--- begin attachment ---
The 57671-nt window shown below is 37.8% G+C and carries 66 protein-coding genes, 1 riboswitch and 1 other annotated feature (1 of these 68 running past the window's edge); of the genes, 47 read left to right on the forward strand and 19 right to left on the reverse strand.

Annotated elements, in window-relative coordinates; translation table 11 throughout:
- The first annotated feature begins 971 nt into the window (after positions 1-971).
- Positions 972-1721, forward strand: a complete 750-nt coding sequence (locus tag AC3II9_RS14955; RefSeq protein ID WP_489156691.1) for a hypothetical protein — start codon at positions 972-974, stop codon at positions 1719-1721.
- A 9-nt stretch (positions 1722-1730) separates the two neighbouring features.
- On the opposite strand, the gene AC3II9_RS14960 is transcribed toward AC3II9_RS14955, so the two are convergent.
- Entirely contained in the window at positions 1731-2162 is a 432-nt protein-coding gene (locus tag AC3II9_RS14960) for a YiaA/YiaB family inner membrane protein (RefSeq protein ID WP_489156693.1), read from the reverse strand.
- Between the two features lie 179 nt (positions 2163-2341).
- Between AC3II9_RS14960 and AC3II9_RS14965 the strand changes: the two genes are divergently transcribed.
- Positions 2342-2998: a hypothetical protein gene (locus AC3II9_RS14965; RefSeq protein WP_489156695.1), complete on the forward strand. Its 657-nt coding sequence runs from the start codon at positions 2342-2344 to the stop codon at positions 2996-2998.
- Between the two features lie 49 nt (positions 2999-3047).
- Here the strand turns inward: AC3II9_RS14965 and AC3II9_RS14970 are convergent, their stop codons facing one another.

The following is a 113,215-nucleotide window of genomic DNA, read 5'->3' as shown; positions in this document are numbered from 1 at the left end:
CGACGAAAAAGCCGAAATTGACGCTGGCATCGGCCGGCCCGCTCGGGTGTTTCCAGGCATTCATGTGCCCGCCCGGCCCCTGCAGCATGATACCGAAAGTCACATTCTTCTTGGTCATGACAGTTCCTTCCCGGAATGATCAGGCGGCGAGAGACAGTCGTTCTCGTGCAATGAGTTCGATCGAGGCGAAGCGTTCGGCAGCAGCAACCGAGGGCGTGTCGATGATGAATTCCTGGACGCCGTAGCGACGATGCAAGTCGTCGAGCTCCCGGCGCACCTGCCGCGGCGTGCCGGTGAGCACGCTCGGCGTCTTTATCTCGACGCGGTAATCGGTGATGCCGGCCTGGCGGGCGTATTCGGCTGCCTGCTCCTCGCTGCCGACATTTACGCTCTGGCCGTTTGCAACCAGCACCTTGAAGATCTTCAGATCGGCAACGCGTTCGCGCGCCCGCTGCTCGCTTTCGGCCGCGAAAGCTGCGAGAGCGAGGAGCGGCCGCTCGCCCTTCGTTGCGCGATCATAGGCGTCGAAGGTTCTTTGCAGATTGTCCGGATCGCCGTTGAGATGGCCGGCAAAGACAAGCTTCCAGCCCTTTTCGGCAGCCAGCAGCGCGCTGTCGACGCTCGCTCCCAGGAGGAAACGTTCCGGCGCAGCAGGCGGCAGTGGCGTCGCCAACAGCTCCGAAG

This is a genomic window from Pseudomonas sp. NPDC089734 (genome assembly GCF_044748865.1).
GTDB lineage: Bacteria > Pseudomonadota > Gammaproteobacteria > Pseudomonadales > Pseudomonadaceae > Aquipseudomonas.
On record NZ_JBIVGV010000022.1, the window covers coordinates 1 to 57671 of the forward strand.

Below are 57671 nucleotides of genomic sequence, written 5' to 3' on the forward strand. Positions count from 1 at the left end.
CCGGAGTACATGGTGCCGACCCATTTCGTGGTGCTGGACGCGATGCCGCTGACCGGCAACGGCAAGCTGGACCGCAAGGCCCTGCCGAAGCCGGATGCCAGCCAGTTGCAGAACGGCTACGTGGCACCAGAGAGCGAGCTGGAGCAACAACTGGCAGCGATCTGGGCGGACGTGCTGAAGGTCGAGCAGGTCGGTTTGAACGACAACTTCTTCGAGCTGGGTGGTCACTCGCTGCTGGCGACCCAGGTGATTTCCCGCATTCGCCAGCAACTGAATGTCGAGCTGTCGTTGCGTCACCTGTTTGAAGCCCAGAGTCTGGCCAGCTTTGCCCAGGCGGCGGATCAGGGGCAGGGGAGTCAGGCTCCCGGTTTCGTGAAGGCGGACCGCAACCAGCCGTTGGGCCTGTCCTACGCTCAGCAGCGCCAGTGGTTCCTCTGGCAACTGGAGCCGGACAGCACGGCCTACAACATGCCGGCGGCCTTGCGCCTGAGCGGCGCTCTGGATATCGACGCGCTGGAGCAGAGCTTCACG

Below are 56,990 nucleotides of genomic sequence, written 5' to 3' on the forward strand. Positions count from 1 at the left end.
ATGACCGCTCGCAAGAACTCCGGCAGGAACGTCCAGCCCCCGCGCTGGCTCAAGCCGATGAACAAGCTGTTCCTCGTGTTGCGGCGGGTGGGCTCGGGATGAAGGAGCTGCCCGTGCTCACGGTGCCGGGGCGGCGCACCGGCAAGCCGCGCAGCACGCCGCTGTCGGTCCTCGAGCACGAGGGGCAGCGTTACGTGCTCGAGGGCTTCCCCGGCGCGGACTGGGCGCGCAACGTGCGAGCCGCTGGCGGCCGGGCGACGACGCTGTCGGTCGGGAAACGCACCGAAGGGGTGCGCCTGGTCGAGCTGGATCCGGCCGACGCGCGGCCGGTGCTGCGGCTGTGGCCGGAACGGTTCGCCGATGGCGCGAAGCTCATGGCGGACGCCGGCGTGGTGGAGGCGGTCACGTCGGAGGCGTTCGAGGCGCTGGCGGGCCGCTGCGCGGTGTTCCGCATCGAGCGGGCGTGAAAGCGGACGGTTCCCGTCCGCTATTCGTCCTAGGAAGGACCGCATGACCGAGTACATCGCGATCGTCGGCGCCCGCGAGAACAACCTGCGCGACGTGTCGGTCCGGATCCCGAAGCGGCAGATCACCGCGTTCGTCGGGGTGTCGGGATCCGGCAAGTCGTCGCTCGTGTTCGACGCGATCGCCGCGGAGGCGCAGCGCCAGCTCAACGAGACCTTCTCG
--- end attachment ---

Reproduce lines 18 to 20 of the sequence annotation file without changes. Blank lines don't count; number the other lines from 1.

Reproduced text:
Below are 57671 nucleotides of genomic sequence, written 5' to 3' on the forward strand. Positions count from 1 at the left end.
CCGGAGTACATGGTGCCGACCCATTTCGTGGTGCTGGACGCGATGCCGCTGACCGGCAACGGCAAGCTGGACCGCAAGGCCCTGCCGAAGCCGGATGCCAGCCAGTTGCAGAACGGCTACGTGGCACCAGAGAGCGAGCTGGAGCAACAACTGGCAGCGATCTGGGCGGACGTGCTGAAGGTCGAGCAGGTCGGTTTGAACGACAACTTCTTCGAGCTGGGTGGTCACTCGCTGCTGGCGACCCAGGTGATTTCCCGCATTCGCCAGCAACTGAATGTCGAGCTGTCGTTGCGTCACCTGTTTGAAGCCCAGAGTCTGGCCAGCTTTGCCCAGGCGGCGGATCAGGGGCAGGGGAGTCAGGCTCCCGGTTTCGTGAAGGCGGACCGCAACCAGCCGTTGGGCCTGTCCTACGCTCAGCAGCGCCAGTGGTTCCTCTGGCAACTGGAGCCGGACAGCACGGCCTACAACATGCCGGCGGCCTTGCGCCTGAGCGGCGCTCTGGATATCGACGCGCTGGAGCAGAGCTTCACG

Below are 56,990 nucleotides of genomic sequence, written 5' to 3' on the forward strand. Positions count from 1 at the left end.